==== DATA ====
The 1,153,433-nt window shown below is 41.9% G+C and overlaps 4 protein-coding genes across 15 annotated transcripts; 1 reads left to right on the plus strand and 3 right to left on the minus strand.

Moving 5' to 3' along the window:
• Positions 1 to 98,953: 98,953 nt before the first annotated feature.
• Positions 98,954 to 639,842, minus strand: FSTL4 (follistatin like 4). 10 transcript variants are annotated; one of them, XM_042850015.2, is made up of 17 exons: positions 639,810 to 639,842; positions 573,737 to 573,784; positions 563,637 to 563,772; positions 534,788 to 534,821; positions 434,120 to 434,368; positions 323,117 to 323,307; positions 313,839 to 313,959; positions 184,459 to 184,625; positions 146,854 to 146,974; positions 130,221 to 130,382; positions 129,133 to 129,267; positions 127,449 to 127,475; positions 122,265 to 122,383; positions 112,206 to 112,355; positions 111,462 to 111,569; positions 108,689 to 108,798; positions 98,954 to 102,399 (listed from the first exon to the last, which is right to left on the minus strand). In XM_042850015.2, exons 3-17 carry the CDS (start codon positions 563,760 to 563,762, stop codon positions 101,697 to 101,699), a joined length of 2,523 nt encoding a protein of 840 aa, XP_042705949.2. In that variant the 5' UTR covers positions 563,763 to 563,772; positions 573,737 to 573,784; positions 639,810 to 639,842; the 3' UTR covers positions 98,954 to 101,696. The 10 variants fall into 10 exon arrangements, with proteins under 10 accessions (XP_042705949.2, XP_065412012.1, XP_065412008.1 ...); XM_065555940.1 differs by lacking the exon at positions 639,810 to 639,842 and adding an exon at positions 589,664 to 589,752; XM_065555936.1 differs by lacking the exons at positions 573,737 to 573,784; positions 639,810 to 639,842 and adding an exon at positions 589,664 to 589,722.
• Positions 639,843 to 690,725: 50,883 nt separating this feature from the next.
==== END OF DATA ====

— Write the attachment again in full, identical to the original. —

The 1,153,433-nt window shown below is 41.9% G+C and overlaps 4 protein-coding genes across 15 annotated transcripts; 1 reads left to right on the plus strand and 3 right to left on the minus strand.

Moving 5' to 3' along the window:
• Positions 1 to 98,953: 98,953 nt before the first annotated feature.
• Positions 98,954 to 639,842, minus strand: FSTL4 (follistatin like 4). 10 transcript variants are annotated; one of them, XM_042850015.2, is made up of 17 exons: positions 639,810 to 639,842; positions 573,737 to 573,784; positions 563,637 to 563,772; positions 534,788 to 534,821; positions 434,120 to 434,368; positions 323,117 to 323,307; positions 313,839 to 313,959; positions 184,459 to 184,625; positions 146,854 to 146,974; positions 130,221 to 130,382; positions 129,133 to 129,267; positions 127,449 to 127,475; positions 122,265 to 122,383; positions 112,206 to 112,355; positions 111,462 to 111,569; positions 108,689 to 108,798; positions 98,954 to 102,399 (listed from the first exon to the last, which is right to left on the minus strand). In XM_042850015.2, exons 3-17 carry the CDS (start codon positions 563,760 to 563,762, stop codon positions 101,697 to 101,699), a joined length of 2,523 nt encoding a protein of 840 aa, XP_042705949.2. In that variant the 5' UTR covers positions 563,763 to 563,772; positions 573,737 to 573,784; positions 639,810 to 639,842; the 3' UTR covers positions 98,954 to 101,696. The 10 variants fall into 10 exon arrangements, with proteins under 10 accessions (XP_042705949.2, XP_065412012.1, XP_065412008.1 ...); XM_065555940.1 differs by lacking the exon at positions 639,810 to 639,842 and adding an exon at positions 589,664 to 589,752; XM_065555936.1 differs by lacking the exons at positions 573,737 to 573,784; positions 639,810 to 639,842 and adding an exon at positions 589,664 to 589,722.
• Positions 639,843 to 690,725: 50,883 nt separating this feature from the next.